Talking Turkey, Take Two

No new turkey photos – they ran through the yard so fast yesterday I didn’t get the shot.

Might have had something to do with the blonde dog chasing them…

So, back to Turkey Day Prep, the Grocery Store Episode.

I don’t know for sure what it is about Thanksgiving that turns normal people into snarling demons, but spend a few minutes in a crowd of them in a grocery store (Or worse, an entire day) and you’ll see what I mean. I suspect it has something to do with the (self-imposed) pressure to create a perfect, Rockwellian holiday…or worrying that Uncle George will once again create a scene at the dinner table. What I do know, is that a month later, on Christmas Eve, they’re much more relaxed and happy…

So, what’s my point?

If you don’t need to be in the store on the Wednesday before, don’t go. Plan your shopping for Sunday or Monday, and only go back if you forgot something. You can pick up the bird then – yes, even a fresh* one – and store it in your fridge. Just be sure to put it in a pan. It will leak.  Buying a frozen turkey that far ahead insures that it will be completely thawed in time to cook, and there’s nothing wrong with letting a thawed turkey stay in the fridge for a day or two.

I wish I had a dollar for every customer who grabbed a frozen bird on Wednesday afternoon and said, “This will thaw by tomorrow, right?”

Ummm….

And then, there’s this:

Customer: “Miss! I ordered a fresh turkey! The one you gave me is frozen!”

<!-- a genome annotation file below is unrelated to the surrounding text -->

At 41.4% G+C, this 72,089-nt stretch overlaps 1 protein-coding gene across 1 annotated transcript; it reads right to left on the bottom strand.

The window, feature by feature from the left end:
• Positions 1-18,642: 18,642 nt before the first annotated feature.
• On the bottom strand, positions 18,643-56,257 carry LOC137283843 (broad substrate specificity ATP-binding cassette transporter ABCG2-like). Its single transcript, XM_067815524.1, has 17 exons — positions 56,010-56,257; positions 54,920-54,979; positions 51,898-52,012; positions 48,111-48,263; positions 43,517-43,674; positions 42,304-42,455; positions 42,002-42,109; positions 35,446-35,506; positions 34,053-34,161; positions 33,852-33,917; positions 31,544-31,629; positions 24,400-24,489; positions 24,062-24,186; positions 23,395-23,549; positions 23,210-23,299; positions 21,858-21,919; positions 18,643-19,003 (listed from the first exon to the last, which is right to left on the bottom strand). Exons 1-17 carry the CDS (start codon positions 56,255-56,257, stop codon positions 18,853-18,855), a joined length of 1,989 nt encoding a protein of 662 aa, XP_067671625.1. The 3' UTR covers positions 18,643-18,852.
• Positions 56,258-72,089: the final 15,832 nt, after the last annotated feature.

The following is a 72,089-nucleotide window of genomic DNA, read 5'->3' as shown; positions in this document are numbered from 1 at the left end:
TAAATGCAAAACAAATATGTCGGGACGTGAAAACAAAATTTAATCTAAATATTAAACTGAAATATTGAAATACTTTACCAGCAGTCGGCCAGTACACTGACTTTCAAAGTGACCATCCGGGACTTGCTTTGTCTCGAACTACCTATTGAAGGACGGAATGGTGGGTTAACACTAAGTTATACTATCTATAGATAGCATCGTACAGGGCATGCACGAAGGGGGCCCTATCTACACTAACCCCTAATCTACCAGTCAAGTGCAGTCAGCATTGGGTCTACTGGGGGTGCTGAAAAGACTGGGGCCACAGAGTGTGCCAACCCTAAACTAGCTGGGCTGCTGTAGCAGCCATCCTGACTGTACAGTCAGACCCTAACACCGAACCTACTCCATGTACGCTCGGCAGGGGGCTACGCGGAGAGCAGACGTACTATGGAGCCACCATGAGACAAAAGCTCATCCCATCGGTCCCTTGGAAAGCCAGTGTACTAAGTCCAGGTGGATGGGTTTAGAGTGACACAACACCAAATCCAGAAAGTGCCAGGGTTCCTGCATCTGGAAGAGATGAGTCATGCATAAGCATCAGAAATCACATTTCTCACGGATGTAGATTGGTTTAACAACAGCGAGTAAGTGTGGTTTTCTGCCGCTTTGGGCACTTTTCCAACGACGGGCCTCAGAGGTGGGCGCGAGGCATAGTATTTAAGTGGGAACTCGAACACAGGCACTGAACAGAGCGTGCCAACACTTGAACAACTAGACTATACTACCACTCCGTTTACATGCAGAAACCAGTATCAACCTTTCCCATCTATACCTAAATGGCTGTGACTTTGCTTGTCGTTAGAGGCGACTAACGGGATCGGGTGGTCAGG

Me, smiling weakly: “No, Ma’am. That’s a fresh one. The top feels frozen because of the holding temperature…”

Welcome to the wonderful world of Poultry Labels, where ‘fresh’ means ‘chilled and held at 32F,’ and ‘frozen’ means blast-chilled and held at 0F.

It’s ok. It makes no sense to us, either. For a list of other label double-speak, take a look at this post from 2009.

Now, I have a request, on behalf of everyone who ever had to put in a twelve-hour shift, and get up the next morning to cook a holiday meal for their own family: Look around your store on the day you do your shopping. When you see a harried staff member – the cashier who just got yelled at for the second time in ten minutes, the produce boy who can’t fill the potato and onion bins fast enough to keep up, or the meat clerk trying to read an order written by the 75-year-old butcher with Parkinson’s – smile at them, and wish them a Happy Thanksgiving.

You’ll make their load just a little lighter…

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24 thoughts on “Talking Turkey, Take Two

  1. I don’t even like to grocery shop on Saturday unless I have to. Going on the day before a major holiday like Thanksgiving, for me, is extremely rare. Being that I no longer work, I try to clear out and let those who do work have the stores to themselves. And you’re right. A smile, “Please,” and a ‘Thank You” can make a difference.

  2. I´m feeling stressed for you all just reading this! Before I left the UK I remember some of the larger supermarkets opening 24 hours a day for about a week in the lead up to Christmas, so you could go shopping at 4am if you fancied it. At least you get two goes at the family meal and get together – twice the fun!